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Title: Boron Doping and Defect Engineering of Graphene Aerogels for Ultrasensitive NO 2 Detection

Abstract

In this study, boron-doped and defect-engineered graphene aerogels are prepared using triphenyl boron as a boron precursor and subsequent heat treatments. The boron chemistry and concentration in the graphene lattice are found to be highly dependent on the temperature used to activate boron. At 1500 °C, boron is incorporated at 3.2 atom % through a combination of B–C, B–N, and B–O bonds. At 1750 °C, the boron concentration decreases to 0.7 atom % and is predominantly incorporated through B–N bonding. Higher temperatures result in complete expulsion of boron from the lattice, leaving behind defects that are found to be beneficial for NO 2 gas detection. The gas sensing properties are explored to gain insight into the impact of boron chemistry on the sensing performance. A highly sensitive and selective conductometric NO 2 sensor is fabricated on a low-power microheater. Defect-engineered graphene aerogels with no boron remaining have superior gas detection properties. At an optimum sensing temperature of 240 °C, the defect-engineered aerogel has a theoretical detection limit of 7 ppb for NO 2 and response and recovery times of 100 and 300 s, respectively, with excellent selectivity over ammonia and hydrogen. Lastly, the superior gas sensing performance of defect-engineered graphenemore » aerogels has remarkable implications for their performance in catalysis and energy storage applications.« less

Authors:
ORCiD logo [1];  [2];  [1];  [3];  [3];  [3]; ORCiD logo [4];  [3];  [4];  [1]
  1. Univ. of California, Berkeley, CA (United States); Lawrence Berkeley National Lab. (LBNL), Berkeley, CA (United States)
  2. Univ. of California, Berkeley, CA (United States); Hangzhou Dianzi University (China)
  3. Lawrence Livermore National Lab. (LLNL), Livermore, CA (United States)
  4. Univ. of California, Berkeley, CA (United States)
Publication Date:
Research Org.:
Lawrence Livermore National Lab. (LLNL), Livermore, CA (United States)
Sponsoring Org.:
USDOE Office of Science (SC), Basic Energy Sciences (BES) (SC-22). Materials Sciences & Engineering Division
OSTI Identifier:
1548340
Report Number(s):
LLNL-JRNL-752424
Journal ID: ISSN 1932-7447; 938636
Grant/Contract Number:  
AC52-07NA27344; AC02-05-CH11231
Resource Type:
Journal Article: Accepted Manuscript
Journal Name:
Journal of Physical Chemistry. C
Additional Journal Information:
Journal Volume: 122; Journal Issue: 35; Journal ID: ISSN 1932-7447
Publisher:
American Chemical Society
Country of Publication:
United States
Language:
English
Subject:
36 MATERIALS SCIENCE; 37 INORGANIC, ORGANIC, PHYSICAL, AND ANALYTICAL CHEMISTRY

Citation Formats

Turner, Sally, Yan, Wenjun, Long, Hu, Nelson, Art J., Baker, Alex, Lee, Jonathan R. I., Carraro, Carlo, Worsley, Marcus A., Maboudian, Roya, and Zettl, Alex. Boron Doping and Defect Engineering of Graphene Aerogels for Ultrasensitive NO 2 Detection. United States: N. p., 2018. Web. doi:10.1021/acs.jpcc.8b05984.
Turner, Sally, Yan, Wenjun, Long, Hu, Nelson, Art J., Baker, Alex, Lee, Jonathan R. I., Carraro, Carlo, Worsley, Marcus A., Maboudian, Roya, & Zettl, Alex. Boron Doping and Defect Engineering of Graphene Aerogels for Ultrasensitive NO 2 Detection. United States. doi:10.1021/acs.jpcc.8b05984.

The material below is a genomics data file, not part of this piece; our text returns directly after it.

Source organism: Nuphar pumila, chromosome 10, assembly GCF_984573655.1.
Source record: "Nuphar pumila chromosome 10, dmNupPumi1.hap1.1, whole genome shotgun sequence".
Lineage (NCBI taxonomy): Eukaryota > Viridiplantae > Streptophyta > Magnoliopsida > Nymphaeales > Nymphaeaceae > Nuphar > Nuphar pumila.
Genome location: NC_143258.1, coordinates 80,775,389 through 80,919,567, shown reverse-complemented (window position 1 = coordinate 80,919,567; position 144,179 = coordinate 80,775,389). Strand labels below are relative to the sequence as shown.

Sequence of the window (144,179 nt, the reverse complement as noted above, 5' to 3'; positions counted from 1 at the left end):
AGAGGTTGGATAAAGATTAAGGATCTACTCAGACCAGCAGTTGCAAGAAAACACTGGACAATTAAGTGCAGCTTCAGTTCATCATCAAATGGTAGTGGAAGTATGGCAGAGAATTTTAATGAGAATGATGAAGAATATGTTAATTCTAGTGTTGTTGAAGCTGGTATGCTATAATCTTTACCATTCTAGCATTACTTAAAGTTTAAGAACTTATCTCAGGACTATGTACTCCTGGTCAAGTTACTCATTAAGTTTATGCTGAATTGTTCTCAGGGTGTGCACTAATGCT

Turner, Sally, Yan, Wenjun, Long, Hu, Nelson, Art J., Baker, Alex, Lee, Jonathan R. I., Carraro, Carlo, Worsley, Marcus A., Maboudian, Roya, and Zettl, Alex. Tue . "Boron Doping and Defect Engineering of Graphene Aerogels for Ultrasensitive NO 2 Detection". United States. doi:10.1021/acs.jpcc.8b05984. https://www.osti.gov/servlets/purl/1548340.
@article{osti_1548340,
title = {Boron Doping and Defect Engineering of Graphene Aerogels for Ultrasensitive NO 2 Detection},
author = {Turner, Sally and Yan, Wenjun and Long, Hu and Nelson, Art J. and Baker, Alex and Lee, Jonathan R. I. and Carraro, Carlo and Worsley, Marcus A. and Maboudian, Roya and Zettl, Alex},
abstractNote = {In this study, boron-doped and defect-engineered graphene aerogels are prepared using triphenyl boron as a boron precursor and subsequent heat treatments. The boron chemistry and concentration in the graphene lattice are found to be highly dependent on the temperature used to activate boron. At 1500 °C, boron is incorporated at 3.2 atom % through a combination of B–C, B–N, and B–O bonds. At 1750 °C, the boron concentration decreases to 0.7 atom % and is predominantly incorporated through B–N bonding. Higher temperatures result in complete expulsion of boron from the lattice, leaving behind defects that are found to be beneficial for NO2 gas detection. The gas sensing properties are explored to gain insight into the impact of boron chemistry on the sensing performance. A highly sensitive and selective conductometric NO2 sensor is fabricated on a low-power microheater. Defect-engineered graphene aerogels with no boron remaining have superior gas detection properties. At an optimum sensing temperature of 240 °C, the defect-engineered aerogel has a theoretical detection limit of 7 ppb for NO2 and response and recovery times of 100 and 300 s, respectively, with excellent selectivity over ammonia and hydrogen. Lastly, the superior gas sensing performance of defect-engineered graphene aerogels has remarkable implications for their performance in catalysis and energy storage applications.},
doi = {10.1021/acs.jpcc.8b05984},
journal = {Journal of Physical Chemistry. C},
issn = {1932-7447},
number = 35,
volume = 122,
place = {United States},
year = {2018},
month = {8}
}

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